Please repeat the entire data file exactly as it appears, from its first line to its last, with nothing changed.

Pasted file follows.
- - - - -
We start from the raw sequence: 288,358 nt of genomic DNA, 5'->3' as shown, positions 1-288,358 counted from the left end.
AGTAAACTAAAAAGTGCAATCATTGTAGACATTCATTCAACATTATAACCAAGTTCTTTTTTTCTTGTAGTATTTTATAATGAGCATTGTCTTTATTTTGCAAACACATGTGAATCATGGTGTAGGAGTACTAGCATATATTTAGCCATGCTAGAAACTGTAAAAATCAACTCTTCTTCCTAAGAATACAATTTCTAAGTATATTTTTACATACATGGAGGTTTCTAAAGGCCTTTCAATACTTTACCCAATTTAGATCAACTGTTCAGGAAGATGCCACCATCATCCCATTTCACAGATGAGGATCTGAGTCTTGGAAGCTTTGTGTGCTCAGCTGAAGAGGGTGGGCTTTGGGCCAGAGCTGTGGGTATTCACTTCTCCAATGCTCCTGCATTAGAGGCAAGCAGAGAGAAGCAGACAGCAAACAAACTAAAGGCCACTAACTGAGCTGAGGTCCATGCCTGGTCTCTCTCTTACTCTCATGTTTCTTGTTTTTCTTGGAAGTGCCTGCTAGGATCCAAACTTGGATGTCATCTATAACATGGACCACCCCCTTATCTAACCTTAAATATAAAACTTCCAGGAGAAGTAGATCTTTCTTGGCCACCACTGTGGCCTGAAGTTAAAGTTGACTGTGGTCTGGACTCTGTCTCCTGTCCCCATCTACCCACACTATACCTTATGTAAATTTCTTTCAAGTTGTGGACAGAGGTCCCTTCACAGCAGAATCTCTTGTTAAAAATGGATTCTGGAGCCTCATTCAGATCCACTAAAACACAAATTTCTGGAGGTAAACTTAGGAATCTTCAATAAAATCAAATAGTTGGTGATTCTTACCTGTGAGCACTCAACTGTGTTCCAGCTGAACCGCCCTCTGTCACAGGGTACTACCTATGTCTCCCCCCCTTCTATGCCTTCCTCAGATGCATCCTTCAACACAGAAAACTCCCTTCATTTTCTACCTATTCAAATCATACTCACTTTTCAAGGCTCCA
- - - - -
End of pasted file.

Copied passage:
We start from the raw sequence: 288,358 nt of genomic DNA, 5'->3' as shown, positions 1-288,358 counted from the left end.
AGTAAACTAAAAAGTGCAATCATTGTAGACATTCATTCAACATTATAACCAAGTTCTTTTTTTCTTGTAGTATTTTATAATGAGCATTGTCTTTATTTTGCAAACACATGTGAATCATGGTGTAGGAGTACTAGCATATATTTAGCCATGCTAGAAACTGTAAAAATCAACTCTTCTTCCTAAGAATACAATTTCTAAGTATATTTTTACATACATGGAGGTTTCTAAAGGCCTTTCAATACTTTACCCAATTTAGATCAACTGTTCAGGAAGATGCCACCATCATCCCATTTCACAGATGAGGATCTGAGTCTTGGAAGCTTTGTGTGCTCAGCTGAAGAGGGTGGGCTTTGGGCCAGAGCTGTGGGTATTCACTTCTCCAATGCTCCTGCATTAGAGGCAAGCAGAGAGAAGCAGACAGCAAACAAACTAAAGGCCACTAACTGAGCTGAGGTCCATGCCTGGTCTCTCTCTTACTCTCATGTTTCTTGTTTTTCTTGGAAGTGCCTGCTAGGATCCAAACTTGGATGTCATCTATAACATGGACCACCCCCTTATCTAACCTTAAATATAAAACTTCCAGGAGAAGTAGATCTTTCTTGGCCACCACTGTGGCCTGAAGTTAAAGTTGACTGTGGTCTGGACTCTGTCTCCTGTCCCCATCTACCCACACTATACCTTATGTAAATTTCTTTCAAGTTGTGGACAGAGGTCCCTTCACAGCAGAATCTCTTGTTAAAAATGGATTCTGGAGCCTCATTCAGATCCACTAAAACACAAATTTCTGGAGGTAAACTTAGGAATCTTCAATAAAATCAAATAGTTGGTGATTCTTACCTGTGAGCACTCAACTGTGTTCCAGCTGAACCGCCCTCTGTCACAGGGTACTACCTATGTCTCCCCCCCTTCTATGCCTTCCTCAGATGCATCCTTCAACACAGAAAACTCCCTTCATTTTCTACCTATTCAAATCATACTCACTTTTCAAGGCTCCA